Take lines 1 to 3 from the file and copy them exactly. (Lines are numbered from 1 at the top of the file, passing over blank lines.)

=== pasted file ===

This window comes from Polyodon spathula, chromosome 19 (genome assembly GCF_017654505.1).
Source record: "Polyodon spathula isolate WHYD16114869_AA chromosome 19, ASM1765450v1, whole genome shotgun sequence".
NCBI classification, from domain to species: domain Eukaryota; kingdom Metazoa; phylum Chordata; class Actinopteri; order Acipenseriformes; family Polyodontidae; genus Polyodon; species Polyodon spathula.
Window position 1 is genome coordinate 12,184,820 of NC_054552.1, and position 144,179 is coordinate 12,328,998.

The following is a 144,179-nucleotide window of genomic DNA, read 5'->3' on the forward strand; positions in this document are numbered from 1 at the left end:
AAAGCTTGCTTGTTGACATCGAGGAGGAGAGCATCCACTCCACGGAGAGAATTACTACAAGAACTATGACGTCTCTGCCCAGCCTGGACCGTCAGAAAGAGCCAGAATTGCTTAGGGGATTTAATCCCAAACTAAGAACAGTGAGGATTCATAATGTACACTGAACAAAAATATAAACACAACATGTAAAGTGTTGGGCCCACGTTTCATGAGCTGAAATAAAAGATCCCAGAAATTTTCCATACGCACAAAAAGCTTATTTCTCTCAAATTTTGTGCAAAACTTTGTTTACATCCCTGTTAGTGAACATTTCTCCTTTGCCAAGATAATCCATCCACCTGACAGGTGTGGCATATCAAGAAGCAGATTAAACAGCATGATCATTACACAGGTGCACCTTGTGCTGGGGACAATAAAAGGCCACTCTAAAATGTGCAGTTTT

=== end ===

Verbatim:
This window comes from Polyodon spathula, chromosome 19 (genome assembly GCF_017654505.1).
Source record: "Polyodon spathula isolate WHYD16114869_AA chromosome 19, ASM1765450v1, whole genome shotgun sequence".
NCBI classification, from domain to species: domain Eukaryota; kingdom Metazoa; phylum Chordata; class Actinopteri; order Acipenseriformes; family Polyodontidae; genus Polyodon; species Polyodon spathula.